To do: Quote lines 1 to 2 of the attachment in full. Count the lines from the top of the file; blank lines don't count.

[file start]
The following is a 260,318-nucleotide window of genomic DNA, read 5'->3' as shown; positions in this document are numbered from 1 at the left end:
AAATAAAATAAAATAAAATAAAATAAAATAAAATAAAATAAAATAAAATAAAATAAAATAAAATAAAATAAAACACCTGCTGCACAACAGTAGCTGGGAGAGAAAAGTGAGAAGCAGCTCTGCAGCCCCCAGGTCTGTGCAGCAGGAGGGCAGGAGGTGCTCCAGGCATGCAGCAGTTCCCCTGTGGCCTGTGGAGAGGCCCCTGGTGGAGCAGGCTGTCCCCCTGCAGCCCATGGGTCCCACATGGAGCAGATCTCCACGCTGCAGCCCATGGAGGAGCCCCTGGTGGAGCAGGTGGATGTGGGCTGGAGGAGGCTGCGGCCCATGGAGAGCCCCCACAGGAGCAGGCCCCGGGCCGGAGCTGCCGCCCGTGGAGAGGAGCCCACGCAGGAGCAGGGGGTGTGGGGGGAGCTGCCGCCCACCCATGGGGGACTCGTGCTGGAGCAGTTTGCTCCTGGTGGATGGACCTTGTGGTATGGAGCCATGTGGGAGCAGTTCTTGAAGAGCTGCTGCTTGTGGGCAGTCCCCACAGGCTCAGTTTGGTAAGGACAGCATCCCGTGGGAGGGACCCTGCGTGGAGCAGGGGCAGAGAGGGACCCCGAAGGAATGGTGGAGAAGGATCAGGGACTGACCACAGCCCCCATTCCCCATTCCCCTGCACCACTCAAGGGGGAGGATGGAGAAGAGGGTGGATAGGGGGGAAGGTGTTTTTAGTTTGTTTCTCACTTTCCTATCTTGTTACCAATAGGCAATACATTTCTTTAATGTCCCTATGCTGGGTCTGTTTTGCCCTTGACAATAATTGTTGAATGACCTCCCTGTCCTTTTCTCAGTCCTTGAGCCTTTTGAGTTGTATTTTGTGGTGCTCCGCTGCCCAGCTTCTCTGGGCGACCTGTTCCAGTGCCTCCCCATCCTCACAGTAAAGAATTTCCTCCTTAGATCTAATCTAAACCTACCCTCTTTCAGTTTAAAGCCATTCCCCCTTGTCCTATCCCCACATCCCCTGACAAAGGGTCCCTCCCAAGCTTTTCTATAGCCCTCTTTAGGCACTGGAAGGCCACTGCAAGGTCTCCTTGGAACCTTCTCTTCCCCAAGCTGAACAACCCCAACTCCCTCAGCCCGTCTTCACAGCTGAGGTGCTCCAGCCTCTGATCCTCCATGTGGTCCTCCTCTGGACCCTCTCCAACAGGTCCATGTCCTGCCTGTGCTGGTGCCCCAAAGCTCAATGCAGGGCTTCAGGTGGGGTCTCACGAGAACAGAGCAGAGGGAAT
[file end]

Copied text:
The following is a 260,318-nucleotide window of genomic DNA, read 5'->3' as shown; positions in this document are numbered from 1 at the left end:
AAATAAAATAAAATAAAATAAAATAAAATAAAATAAAATAAAATAAAATAAAATAAAATAAAATAAAATAAAACACCTGCTGCACAACAGTAGCTGGGAGAGAAAAGTGAGAAGCAGCTCTGCAGCCCCCAGGTCTGTGCAGCAGGAGGGCAGGAGGTGCTCCAGGCATGCAGCAGTTCCCCTGTGGCCTGTGGAGAGGCCCCTGGTGGAGCAGGCTGTCCCCCTGCAGCCCATGGGTCCCACATGGAGCAGATCTCCACGCTGCAGCCCATGGAGGAGCCCCTGGTGGAGCAGGTGGATGTGGGCTGGAGGAGGCTGCGGCCCATGGAGAGCCCCCACAGGAGCAGGCCCCGGGCCGGAGCTGCCGCCCGTGGAGAGGAGCCCACGCAGGAGCAGGGGGTGTGGGGGGAGCTGCCGCCCACCCATGGGGGACTCGTGCTGGAGCAGTTTGCTCCTGGTGGATGGACCTTGTGGTATGGAGCCATGTGGGAGCAGTTCTTGAAGAGCTGCTGCTTGTGGGCAGTCCCCACAGGCTCAGTTTGGTAAGGACAGCATCCCGTGGGAGGGACCCTGCGTGGAGCAGGGGCAGAGAGGGACCCCGAAGGAATGGTGGAGAAGGATCAGGGACTGACCACAGCCCCCATTCCCCATTCCCCTGCACCACTCAAGGGGGAGGATGGAGAAGAGGGTGGATAGGGGGGAAGGTGTTTTTAGTTTGTTTCTCACTTTCCTATCTTGTTACCAATAGGCAATACATTTCTTTAATGTCCCTATGCTGGGTCTGTTTTGCCCTTGACAATAATTGTTGAATGACCTCCCTGTCCTTTTCTCAGTCCTTGAGCCTTTTGAGTTGTATTTTGTGGTGCTCCGCTGCCCAGCTTCTCTGGGCGACCTGTTCCAGTGCCTCCCCATCCTCACAGTAAAGAATTTCCTCCTTAGATCTAATCTAAACCTACCCTCTTTCAGTTTAAAGCCATTCCCCCTTGTCCTATCCCCACATCCCCTGACAAAGGGTCCCTCCCAAGCTTTTCTATAGCCCTCTTTAGGCACTGGAAGGCCACTGCAAGGTCTCCTTGGAACCTTCTCTTCCCCAAGCTGAACAACCCCAACTCCCTCAGCCCGTCTTCACAGCTGAGGTGCTCCAGCCTCTGATCCTCCATGTGGTCCTCCTCTGGACCCTCTCCAACAGGTCCATGTCCTGCCTGTGCTGGTGCCCCAAAGCTCAATGCAGGGCTTCAGGTGGGGTCTCACGAGAACAGAGCAGAGGGAAT